Sienna Mosquera On Golf, Goals, Plans & More

January 24, 2024 | 1 Comment

[Written by Stephen Wright]

Sienna Mosquera’s passion for golf has steadily grown since first picking up a golf club as a nine-year-old.

Although her first sporting love was tennis, it was not long before Mosquera asked her parents whether she could turn her attention from serving to driving and drop shots to putting.

It was under the watchful eye of Kim Swan, arguably the island’s greatest golfer, that Mosquera learned the fundamentals of the sport during lessons at Port Royal Golf Course.

The 17-year-old said Swan, a former European Tour player, has played an influential role in shaping her career and remains a source of inspiration.

“Mr Swan has always told me I’m going to be an LPGA [Ladies Professional Golf Association] Tour player,” Mosquera told Bernews.

“Although he no longer coaches me, he still sends me coaching videos and shares his words of wisdom.”

Sienna Mosquera Bermuda Golf January 2024

Aged 12, Mosquera moved to Switzerland with her family, continuing her golfing education under Mari Carmen, a former Ladies European Tour Player, before returning to Bermuda three years later to continue working with Swan.

“By that point, I’d realised how much I loved golf, so I talked to my parents, and we agreed to switch from tennis,” Mosquera said.

Mosquera had already started competing in local tournaments when introduced to Dom Azzopardi, the coach of Australian player Lucas Herbert, who won the Butterfield Bermuda Championship at Port Royal in October 2021.

She began having online coaching sessions with the top coach, who also remains one of her golfing mentors.

“I started as a 35 handicap, and Dom and I planned for me to get down to scratch within the two years,” she said.

The next step in Mosquera’s career was to experience overseas tournaments, with the Bermudian playing on the Met PGA Junior Tour for boys and girls aged 10 to 18 in New York State.

She competed in several one-day tournaments, enjoying a few victories, and finished an impressive fifth out of 75 girls in the overall standings in 2022.

“I was playing against junior girls for the first time,” Mosquera remembers. “The competition was around my level, so it was the perfect starting point. It was amazing to see how my scores were improving.”

Mosquera has since progressed to the more competitive Hurricane Junior Golf Tour in Orlando, Florida, and the Future Series, a two-day event, in New York State; she also spent two weeks last summer at the Mike Bender Golf Academy in Lake Mary, Orlando.

“The Hurricane Tour and Future Series were different from the events I’d played,” Mosquera said. “They’re higher-level competitions, but that’s the challenge I’m looking for.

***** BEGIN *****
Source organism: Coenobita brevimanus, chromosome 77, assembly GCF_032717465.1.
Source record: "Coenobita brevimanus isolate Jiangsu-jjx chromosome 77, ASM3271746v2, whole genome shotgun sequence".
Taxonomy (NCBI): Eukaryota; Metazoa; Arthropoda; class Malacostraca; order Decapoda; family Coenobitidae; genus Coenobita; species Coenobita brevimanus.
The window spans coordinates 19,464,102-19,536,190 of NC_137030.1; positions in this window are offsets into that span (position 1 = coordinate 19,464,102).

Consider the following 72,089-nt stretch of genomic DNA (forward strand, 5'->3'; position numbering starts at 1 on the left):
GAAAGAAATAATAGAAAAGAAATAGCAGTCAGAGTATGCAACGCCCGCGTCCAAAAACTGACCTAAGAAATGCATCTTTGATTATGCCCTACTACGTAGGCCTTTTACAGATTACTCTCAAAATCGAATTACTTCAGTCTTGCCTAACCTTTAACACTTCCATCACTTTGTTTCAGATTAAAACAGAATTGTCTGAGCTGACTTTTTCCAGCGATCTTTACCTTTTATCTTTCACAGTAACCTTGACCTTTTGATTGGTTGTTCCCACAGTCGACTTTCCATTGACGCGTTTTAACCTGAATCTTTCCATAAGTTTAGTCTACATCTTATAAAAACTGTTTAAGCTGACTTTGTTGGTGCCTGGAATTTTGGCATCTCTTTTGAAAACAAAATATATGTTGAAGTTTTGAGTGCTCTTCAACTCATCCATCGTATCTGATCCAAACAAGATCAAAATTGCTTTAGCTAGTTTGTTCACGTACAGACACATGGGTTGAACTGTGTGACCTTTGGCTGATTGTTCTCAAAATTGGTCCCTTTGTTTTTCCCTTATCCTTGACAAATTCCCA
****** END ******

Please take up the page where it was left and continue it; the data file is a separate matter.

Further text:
“I realised I wanted to play these events more often – even during school. Sadly, Bermuda doesn’t have many junior events, so I decided I wanted to come to the Mike Bender Golf Academy full-time.”

Last summer, Mosquera left Saltus Grammar School, where she founded a golf club for like-minded students to attend training at Belmont Hills Golf Club [the club now runs at Ocean View Golf Course] to continue the final year of her high school education at the Mike Bender Golf Academy.

“The coaches at the academy have helped me a lot,” she said. “I’ve improved so much. It’s been awesome – my scores have been so great.

“My handicap has dropped from ten to three and I recently broke [a score of] 80 for the first time.”

Competing alongside fellow local youngsters Dylan Muso, Sa-Qui Robinson, Oliver Betschart, and Aman Newton, Mosquera made her second appearance at the Butterfield Bermuda Junior Championship at Port Royal this month.

“It was awesome to get an exemption,” Mosquera said. “I’d played against many of the girls before in Florida, and although I didn’t play as well as I’d hoped, I was proud of myself, especially in my final two rounds. It was a great experience, but I could have done better.”

Unsurprisingly, golf was the subject of a documentary made by Mosquera, titled What it Takes to Go Pro, interviewing top local professionals such as Michael Sims and Camiko Smith about their journeys in the sport.

The documentary won Best Production Values [Cinematography and Editing] at the second annual Bermuda Youth Film Festival at the BUEI [Bermuda Underwater Exploration Institute] in the Tradewinds Theatre last summer.

“It was great to hear their [Sims and Smith] perspective on golf and how they got into the sport,” Mosquera added.

With a busy schedule on the horizon, including the Hurricane Junior Golf Tour, starting with the two-day Disney Junior Open at the Palm Golf Course in Orlando, Florida, next month, Mosquera is eager to get back in the swing of things.

“I have a lot of goals I want to achieve in the sport,” she said. “I’d like to play Division 1 golf in college.

“It will take a lot to achieve, but I really want it. I plan to have a gap year after I graduate, stay at the academy, and continue to train.

“After college, the goal will be to become a professional!”

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  1. 365 says:

    Go get’em young lady! This island is full of people that are punching well above their weight. Teresa Perozzi, Flora Duffy, Nahki Wells are just three recent examples of hard-working Bermudians that have reached the elite levels of their sports! Never quit. If you constantly start practicing earlier, and finish practicing later than your competitors your hard work will pay off. There will be bad days, there will likely be tears and suffering along the way. That just means you are passionate. Nobody ever won by quitting, so never give up on your dreams! With the right attitude, hard work and a little luck you will do it!

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